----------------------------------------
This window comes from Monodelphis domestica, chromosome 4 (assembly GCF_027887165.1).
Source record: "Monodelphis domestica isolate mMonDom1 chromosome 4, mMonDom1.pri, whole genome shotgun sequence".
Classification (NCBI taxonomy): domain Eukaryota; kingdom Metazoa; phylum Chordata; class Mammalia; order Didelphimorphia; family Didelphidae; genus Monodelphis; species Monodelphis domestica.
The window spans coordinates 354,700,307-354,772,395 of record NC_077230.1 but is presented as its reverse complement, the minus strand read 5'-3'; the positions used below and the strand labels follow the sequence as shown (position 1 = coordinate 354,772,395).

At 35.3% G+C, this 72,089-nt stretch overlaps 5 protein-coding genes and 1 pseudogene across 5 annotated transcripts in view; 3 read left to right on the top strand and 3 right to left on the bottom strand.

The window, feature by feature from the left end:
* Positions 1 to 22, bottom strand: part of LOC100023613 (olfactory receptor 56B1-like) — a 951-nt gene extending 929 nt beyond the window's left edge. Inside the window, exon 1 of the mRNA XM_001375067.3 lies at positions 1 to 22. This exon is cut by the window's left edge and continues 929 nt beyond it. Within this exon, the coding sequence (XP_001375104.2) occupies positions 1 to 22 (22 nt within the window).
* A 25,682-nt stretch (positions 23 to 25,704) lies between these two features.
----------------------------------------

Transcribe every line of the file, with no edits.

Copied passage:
This window comes from Monodelphis domestica, chromosome 4 (assembly GCF_027887165.1).
Source record: "Monodelphis domestica isolate mMonDom1 chromosome 4, mMonDom1.pri, whole genome shotgun sequence".
Classification (NCBI taxonomy): domain Eukaryota; kingdom Metazoa; phylum Chordata; class Mammalia; order Didelphimorphia; family Didelphidae; genus Monodelphis; species Monodelphis domestica.
The window spans coordinates 354,700,307-354,772,395 of record NC_077230.1 but is presented as its reverse complement, the minus strand read 5'-3'; the positions used below and the strand labels follow the sequence as shown (position 1 = coordinate 354,772,395).

At 35.3% G+C, this 72,089-nt stretch overlaps 5 protein-coding genes and 1 pseudogene across 5 annotated transcripts in view; 3 read left to right on the top strand and 3 right to left on the bottom strand.

The window, feature by feature from the left end:
* Positions 1 to 22, bottom strand: part of LOC100023613 (olfactory receptor 56B1-like) — a 951-nt gene extending 929 nt beyond the window's left edge. Inside the window, exon 1 of the mRNA XM_001375067.3 lies at positions 1 to 22. This exon is cut by the window's left edge and continues 929 nt beyond it. Within this exon, the coding sequence (XP_001375104.2) occupies positions 1 to 22 (22 nt within the window).
* A 25,682-nt stretch (positions 23 to 25,704) lies between these two features.